To augment current local fish production, maintain sufficient supply, and make it affordable to consumers, particularly in the last quarter of the year (Q4) and in conjunction with the closed fishing season, Agriculture Secretary William Dar has approved the issuance of a Certificate of Necessity to Import (CNI) of 60,000 metric tons (MT).

Dar made the decision as recommended by the Bureau of Fisheries and Aquatic Resources (BFAR), in coordination with the Philippine Fisheries Development Authority (PFDA), and in consultation with the National Fisheries and Aquatic Resources Management Council (NFARMC), and fishing industry stakeholders.

“Our primordial concern is to enhance and sustain the development of our fisheries sector, and provide our fellow citizens affordable fish on their table.”

“We are doing a balancing act, wherein our primordial concern is to enhance and sustain the development of our fisheries sector, and provide our fellow citizens affordable fish on their table,” the agriculture chief explained.

“Further, such policy decision eases the pressure on food inflation, thus benefiting mostly our poor countrymen whose purchasing power has been reduced due to the economic slowdown and the COVID-19 pandemic,” the agriculture head added.

The approved CNI volume of 60,000 MT includes small pelagic fishes like roundscad or galunggong, mackerel, and bonito that will be sold in public wet markets for the benefit of consumers, particularly in Metro Manila and fish-deficient areas in the country.

Research studies show that marine fish catch has been declining through the years.

Hence, to arrest the trend the DA-BFAR has been implementing “closed fishing season” in the country’s major fishing grounds to allow regeneration of small pelagic fishes and other species.

The closed fishing season is imposed every year in:

  • Davao Gulf – June 1 to August 31;
  • Visayan Sea – November 15 to February 15
  • Sulu Sea – December 1 to February 28; and
  • Northeast Palawan – November to January.

The CNI is valid from September 2 to December 2021.

The approved quantity is slightly smaller than the supply deficiency as projected by the BFAR, at 65,000 MT in the fourth quarter.

NEDA has recommended to import a maximum volume of 200,000 MT for Q4 2021 and Q1 2022.

For its part, the National Economic Development Authority (NEDA) has recommended to import a maximum volume of 200,000 MT for Q4 2021 and Q1 2022.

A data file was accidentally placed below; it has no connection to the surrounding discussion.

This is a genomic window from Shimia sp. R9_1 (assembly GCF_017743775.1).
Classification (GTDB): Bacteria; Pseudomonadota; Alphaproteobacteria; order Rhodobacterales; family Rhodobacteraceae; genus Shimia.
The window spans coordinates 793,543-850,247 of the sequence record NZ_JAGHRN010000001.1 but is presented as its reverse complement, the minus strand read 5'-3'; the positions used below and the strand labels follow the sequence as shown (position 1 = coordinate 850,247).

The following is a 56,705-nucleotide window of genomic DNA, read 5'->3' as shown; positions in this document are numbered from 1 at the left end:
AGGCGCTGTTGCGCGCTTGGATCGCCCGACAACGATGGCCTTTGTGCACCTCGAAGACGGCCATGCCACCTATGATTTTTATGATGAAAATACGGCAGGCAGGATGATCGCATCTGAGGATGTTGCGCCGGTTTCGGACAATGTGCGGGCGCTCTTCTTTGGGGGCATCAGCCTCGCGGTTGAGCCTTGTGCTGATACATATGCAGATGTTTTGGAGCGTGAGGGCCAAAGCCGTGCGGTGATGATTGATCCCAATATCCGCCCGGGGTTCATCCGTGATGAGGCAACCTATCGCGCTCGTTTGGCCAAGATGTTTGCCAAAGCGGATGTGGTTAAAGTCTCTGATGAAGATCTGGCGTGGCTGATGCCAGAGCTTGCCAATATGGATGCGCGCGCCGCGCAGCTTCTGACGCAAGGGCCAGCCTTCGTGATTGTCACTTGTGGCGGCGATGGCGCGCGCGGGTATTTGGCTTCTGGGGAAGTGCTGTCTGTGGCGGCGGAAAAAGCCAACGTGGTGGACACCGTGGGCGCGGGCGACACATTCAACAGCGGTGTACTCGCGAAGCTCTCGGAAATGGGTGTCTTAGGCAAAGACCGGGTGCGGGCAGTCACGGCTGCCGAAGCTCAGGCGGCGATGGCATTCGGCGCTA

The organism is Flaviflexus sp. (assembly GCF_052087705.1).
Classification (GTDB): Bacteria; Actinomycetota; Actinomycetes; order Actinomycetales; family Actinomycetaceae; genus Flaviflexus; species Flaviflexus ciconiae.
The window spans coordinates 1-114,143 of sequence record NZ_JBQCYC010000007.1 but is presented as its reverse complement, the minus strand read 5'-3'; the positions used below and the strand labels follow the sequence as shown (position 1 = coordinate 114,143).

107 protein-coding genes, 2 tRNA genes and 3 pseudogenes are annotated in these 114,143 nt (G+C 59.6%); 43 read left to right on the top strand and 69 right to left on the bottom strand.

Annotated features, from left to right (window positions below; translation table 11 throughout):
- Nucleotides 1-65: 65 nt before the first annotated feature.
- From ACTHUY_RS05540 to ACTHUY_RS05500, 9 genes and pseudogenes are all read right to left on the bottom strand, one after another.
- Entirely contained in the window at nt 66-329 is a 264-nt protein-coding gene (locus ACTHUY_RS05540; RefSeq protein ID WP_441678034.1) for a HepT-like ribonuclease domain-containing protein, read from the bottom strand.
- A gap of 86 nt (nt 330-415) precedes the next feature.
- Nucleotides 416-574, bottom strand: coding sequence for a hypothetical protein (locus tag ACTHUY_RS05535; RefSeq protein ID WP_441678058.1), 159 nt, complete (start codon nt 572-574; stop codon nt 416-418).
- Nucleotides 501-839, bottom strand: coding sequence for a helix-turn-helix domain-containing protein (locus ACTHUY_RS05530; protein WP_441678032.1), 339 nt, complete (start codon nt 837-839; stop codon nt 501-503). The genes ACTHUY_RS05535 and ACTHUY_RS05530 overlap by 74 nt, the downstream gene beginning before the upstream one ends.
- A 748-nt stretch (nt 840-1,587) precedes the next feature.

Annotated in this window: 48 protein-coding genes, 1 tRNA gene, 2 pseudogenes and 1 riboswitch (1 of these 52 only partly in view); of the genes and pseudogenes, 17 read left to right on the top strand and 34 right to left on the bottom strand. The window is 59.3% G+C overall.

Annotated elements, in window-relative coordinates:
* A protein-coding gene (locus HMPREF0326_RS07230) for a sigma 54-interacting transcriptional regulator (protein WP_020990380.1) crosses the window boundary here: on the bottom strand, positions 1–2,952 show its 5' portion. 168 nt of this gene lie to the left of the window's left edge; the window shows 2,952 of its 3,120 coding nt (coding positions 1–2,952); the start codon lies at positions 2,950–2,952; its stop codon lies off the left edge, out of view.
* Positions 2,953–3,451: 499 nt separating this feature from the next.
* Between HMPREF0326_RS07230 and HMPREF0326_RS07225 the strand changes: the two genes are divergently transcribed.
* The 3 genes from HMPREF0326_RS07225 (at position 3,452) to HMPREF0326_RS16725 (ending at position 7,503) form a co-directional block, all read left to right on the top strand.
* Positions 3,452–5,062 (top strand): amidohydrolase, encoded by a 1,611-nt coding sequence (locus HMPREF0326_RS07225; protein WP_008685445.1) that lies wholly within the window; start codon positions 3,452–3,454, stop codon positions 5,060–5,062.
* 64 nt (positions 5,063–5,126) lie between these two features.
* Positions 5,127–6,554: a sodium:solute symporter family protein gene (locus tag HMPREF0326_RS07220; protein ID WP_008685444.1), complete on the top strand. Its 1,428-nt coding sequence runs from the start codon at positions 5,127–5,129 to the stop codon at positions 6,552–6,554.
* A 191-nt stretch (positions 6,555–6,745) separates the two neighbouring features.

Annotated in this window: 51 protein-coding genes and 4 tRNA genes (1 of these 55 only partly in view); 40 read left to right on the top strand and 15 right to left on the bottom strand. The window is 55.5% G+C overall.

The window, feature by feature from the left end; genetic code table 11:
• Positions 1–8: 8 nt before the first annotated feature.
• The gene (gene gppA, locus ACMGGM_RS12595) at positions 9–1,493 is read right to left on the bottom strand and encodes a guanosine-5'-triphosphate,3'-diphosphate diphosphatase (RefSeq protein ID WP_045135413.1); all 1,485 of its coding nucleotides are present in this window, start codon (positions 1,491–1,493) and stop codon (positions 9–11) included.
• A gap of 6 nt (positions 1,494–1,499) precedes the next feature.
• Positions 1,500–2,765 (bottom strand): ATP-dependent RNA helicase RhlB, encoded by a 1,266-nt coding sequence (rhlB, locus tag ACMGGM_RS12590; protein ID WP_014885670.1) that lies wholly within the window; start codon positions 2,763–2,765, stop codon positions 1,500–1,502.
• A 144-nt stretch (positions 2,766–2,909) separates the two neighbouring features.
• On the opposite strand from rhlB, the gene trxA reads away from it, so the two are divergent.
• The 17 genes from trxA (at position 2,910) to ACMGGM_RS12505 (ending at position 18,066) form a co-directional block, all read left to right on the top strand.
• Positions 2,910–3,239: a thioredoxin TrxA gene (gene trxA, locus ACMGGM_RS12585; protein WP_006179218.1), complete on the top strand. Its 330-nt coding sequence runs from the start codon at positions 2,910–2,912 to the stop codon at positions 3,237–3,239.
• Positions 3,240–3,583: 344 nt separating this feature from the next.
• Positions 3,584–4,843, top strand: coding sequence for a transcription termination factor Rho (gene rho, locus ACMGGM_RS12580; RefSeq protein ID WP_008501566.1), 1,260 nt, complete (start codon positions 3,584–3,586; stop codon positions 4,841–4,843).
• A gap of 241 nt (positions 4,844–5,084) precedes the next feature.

Under Fisheries Administrative Order No. 259, Series of 2018, Section 4, the agriculture head, upon the recommendation of the BFAR, in coordination with the PFDA, and in consultation with the NFARMC and fishing industry stakeholders, shall issue a monthly importable volume for the duration of the closed fishing season.

The policy decision takes into consideration the historical volume of production for the last five years, the level of demand/projected consumption, and existing trends of fish prices in the market.

Dar also signed an administrative order, enumerating the guidelines to effectively implement the said CNI, which include:

  • Only importers of good standing and compliant with food safety guidelines as required by DA-BFAR and/or DOH to prevent the spread of COVID-19 variants shall be allowed to participate in the importation. They should strictly comply with the Food Safety Standards;
  • Prospective importers should have no SPSIC covered by the previous CNI that has been canceled. They should have imported at least seventy percent (70%) of the total volume issued during the last importation period;
  • Importers should source-out supply from respectable sources and not engaged in IUU fishing;
  • The 60,000 MT volume will be apportioned through an auction system. The DA-BFAR will process the SPSICs of winning auctioneers and endorse them to the DA Secretary for approval. Transfer of allocation is not allowed;
  • The imported fish should arrive in the Philippines within 20 days from receipt of SPSIC. The last ship-out date from exporting country should be one month before the closed fishing season to prevent hoarding;
  • From the Customs Clearing House, the importer should directly unload the imported frozen/chilled fish at its BFAR-registered cold storage facility and trade the imported products at the PFDA fish ports or PFDA-designated trading areas;
  • Importers should allow BFAR inspectors, quarantine officers, and law enforcers to inspect and monitor the imported fish stored in the BFAR-registered storage facility, and provide data for the purpose of performance evaluation of said CNI; and
  • Importers should sell the imported fish at P88 per kilogram (kg) wholesale, based on 2020 CNI fish auction conducted by BFAR, or lower as a result of the cost unbundling for imported small pelagic fishes. 


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